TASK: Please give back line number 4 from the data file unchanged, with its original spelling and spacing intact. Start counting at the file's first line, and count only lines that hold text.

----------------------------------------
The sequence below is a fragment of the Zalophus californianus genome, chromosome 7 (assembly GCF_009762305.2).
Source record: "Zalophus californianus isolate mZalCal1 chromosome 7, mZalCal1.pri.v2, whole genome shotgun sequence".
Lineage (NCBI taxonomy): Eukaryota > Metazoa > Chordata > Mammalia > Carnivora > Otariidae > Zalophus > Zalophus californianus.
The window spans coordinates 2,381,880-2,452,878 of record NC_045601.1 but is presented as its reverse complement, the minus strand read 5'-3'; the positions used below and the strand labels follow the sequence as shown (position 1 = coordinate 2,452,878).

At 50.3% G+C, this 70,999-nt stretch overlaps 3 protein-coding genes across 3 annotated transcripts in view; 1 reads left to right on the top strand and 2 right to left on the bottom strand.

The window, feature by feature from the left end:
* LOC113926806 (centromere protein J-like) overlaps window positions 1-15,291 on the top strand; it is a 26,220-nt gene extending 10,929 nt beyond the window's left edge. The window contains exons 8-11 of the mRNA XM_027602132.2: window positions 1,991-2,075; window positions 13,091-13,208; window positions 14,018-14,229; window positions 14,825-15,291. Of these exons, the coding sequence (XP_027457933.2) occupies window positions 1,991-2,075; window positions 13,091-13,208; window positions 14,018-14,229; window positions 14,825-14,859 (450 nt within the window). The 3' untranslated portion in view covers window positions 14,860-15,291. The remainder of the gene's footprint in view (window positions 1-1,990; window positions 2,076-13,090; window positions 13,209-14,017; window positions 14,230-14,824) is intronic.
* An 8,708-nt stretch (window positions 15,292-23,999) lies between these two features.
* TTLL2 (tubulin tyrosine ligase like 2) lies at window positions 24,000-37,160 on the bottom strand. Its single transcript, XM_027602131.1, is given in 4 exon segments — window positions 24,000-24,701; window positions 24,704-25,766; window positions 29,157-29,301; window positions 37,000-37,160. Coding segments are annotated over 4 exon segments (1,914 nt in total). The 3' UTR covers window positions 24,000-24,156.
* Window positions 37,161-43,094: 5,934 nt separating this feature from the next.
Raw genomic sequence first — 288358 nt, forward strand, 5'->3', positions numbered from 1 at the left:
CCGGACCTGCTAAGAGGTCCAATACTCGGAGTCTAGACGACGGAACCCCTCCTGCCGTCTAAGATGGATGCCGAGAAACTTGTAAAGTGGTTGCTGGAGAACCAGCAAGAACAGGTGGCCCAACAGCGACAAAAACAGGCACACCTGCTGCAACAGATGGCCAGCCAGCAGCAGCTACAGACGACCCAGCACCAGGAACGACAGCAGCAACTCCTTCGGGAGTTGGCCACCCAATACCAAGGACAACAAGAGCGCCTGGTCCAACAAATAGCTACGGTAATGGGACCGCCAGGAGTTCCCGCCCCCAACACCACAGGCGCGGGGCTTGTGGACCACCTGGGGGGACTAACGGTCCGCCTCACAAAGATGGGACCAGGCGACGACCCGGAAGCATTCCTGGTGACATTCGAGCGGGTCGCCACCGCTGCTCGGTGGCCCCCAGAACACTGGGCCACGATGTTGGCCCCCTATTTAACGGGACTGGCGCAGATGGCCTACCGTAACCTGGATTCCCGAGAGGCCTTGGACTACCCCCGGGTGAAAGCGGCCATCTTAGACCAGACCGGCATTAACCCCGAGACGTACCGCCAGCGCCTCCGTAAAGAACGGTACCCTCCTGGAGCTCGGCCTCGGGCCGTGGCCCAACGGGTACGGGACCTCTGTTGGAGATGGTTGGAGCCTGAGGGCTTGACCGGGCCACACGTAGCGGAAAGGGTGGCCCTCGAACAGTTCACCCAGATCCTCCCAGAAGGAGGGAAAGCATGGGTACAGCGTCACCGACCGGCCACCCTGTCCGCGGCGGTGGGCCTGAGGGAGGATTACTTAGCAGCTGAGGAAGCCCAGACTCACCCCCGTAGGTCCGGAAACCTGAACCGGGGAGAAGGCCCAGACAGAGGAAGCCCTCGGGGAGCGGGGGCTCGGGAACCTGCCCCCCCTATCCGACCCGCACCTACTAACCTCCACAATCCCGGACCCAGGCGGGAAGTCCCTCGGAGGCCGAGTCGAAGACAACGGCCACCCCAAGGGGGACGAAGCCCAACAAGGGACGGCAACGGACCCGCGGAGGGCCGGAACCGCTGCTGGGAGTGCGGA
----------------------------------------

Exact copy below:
The window spans coordinates 2,381,880-2,452,878 of record NC_045601.1 but is presented as its reverse complement, the minus strand read 5'-3'; the positions used below and the strand labels follow the sequence as shown (position 1 = coordinate 2,452,878).